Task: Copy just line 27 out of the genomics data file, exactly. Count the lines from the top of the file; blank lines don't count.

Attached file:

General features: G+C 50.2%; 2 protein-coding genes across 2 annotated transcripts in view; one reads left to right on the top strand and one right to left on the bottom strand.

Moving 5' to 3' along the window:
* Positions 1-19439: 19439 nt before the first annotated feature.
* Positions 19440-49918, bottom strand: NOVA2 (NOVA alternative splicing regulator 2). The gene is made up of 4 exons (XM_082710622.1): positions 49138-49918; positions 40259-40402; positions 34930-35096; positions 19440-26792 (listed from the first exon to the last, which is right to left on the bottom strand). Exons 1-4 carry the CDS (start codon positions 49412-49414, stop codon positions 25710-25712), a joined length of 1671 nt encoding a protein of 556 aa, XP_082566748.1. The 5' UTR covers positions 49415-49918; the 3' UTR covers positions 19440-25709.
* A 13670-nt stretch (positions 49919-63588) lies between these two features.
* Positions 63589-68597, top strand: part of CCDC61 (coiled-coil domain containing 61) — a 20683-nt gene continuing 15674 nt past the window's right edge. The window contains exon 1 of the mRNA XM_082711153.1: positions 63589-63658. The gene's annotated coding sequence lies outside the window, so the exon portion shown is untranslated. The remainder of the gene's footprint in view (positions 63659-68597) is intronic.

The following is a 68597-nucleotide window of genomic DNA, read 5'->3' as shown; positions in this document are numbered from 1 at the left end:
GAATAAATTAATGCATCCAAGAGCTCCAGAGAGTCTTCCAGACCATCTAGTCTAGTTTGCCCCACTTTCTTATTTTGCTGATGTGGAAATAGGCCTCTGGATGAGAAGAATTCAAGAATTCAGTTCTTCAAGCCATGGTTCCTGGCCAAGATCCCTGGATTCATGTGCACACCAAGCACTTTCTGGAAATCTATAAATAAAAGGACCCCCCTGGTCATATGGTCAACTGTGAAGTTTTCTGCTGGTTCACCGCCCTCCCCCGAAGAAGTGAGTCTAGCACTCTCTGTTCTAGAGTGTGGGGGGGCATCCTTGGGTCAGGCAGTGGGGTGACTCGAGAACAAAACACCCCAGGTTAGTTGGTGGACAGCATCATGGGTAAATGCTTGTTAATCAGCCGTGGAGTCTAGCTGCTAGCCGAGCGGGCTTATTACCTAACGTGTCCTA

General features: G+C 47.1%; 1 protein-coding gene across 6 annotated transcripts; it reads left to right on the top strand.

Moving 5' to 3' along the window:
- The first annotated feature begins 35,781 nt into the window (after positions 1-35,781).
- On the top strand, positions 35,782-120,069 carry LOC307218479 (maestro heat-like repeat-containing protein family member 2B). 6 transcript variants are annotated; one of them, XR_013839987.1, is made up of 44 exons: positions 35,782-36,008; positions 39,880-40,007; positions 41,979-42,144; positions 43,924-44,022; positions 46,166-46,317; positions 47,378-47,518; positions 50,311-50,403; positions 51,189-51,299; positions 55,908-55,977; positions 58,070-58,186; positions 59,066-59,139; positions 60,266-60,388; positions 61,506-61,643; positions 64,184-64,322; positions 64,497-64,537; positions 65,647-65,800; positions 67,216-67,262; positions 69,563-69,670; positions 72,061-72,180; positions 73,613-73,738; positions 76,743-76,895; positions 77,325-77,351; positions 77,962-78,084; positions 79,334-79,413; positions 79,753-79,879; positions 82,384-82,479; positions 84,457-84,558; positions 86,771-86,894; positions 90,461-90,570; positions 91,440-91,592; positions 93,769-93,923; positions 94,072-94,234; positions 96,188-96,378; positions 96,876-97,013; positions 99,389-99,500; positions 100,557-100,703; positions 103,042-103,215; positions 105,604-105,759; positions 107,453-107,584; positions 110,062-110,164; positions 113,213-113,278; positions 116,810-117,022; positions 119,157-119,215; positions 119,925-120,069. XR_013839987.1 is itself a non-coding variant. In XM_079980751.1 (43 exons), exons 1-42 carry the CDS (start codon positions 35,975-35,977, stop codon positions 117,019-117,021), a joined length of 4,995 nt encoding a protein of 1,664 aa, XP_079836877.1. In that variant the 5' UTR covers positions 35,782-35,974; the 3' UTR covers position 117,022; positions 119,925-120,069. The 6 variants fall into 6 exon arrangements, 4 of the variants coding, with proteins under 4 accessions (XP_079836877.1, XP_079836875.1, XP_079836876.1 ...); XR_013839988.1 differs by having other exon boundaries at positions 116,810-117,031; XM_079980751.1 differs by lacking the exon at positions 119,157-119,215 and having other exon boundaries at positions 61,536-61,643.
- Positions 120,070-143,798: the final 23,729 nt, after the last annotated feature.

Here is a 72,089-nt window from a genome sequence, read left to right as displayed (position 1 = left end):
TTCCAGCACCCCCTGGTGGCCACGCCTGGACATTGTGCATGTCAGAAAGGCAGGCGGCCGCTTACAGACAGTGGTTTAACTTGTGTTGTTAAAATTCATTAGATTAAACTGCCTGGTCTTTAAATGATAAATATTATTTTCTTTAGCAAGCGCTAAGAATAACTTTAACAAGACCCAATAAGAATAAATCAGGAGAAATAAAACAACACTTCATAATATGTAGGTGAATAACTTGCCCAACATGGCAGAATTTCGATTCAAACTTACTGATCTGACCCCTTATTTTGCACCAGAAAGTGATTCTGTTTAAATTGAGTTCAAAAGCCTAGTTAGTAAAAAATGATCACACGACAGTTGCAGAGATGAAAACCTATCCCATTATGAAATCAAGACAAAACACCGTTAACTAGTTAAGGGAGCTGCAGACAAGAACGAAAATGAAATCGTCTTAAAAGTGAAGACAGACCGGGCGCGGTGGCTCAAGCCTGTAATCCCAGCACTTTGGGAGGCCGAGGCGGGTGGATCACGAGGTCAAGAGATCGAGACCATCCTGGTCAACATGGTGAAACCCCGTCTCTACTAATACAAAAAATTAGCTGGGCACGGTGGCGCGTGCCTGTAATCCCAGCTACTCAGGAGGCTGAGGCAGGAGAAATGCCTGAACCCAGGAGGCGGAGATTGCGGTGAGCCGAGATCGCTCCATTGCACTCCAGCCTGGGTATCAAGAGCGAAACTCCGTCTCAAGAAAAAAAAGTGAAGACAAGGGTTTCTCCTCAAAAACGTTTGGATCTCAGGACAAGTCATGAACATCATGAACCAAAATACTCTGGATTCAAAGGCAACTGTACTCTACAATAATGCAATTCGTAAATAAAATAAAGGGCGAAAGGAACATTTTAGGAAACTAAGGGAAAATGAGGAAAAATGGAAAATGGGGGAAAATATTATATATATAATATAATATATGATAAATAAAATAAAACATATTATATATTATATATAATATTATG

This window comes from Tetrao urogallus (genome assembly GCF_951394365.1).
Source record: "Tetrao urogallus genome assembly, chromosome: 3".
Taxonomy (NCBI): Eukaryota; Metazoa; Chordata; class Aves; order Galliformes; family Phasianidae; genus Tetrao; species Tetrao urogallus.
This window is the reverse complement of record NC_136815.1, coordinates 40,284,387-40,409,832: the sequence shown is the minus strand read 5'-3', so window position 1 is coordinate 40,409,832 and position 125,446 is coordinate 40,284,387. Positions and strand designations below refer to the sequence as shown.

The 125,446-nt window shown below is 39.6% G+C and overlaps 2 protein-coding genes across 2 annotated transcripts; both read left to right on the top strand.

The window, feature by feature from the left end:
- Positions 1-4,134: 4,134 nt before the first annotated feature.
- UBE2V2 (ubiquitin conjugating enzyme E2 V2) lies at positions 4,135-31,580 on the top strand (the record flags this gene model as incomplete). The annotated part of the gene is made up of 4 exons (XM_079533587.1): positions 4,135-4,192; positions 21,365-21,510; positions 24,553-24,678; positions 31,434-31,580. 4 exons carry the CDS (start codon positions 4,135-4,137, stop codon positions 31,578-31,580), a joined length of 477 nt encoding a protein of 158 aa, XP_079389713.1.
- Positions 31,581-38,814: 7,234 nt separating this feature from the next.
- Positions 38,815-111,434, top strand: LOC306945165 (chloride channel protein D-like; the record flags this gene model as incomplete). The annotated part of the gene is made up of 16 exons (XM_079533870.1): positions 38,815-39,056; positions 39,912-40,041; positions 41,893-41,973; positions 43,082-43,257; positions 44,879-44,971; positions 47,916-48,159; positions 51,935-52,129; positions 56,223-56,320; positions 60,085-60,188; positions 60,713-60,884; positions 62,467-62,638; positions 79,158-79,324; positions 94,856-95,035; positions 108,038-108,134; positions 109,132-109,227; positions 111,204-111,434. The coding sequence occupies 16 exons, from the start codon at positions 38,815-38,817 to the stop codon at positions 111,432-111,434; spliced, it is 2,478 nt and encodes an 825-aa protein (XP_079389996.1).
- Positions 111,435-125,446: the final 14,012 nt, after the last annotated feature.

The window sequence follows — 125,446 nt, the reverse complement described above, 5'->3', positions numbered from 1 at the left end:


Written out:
The window sequence follows — 125,446 nt, the reverse complement described above, 5'->3', positions numbered from 1 at the left end: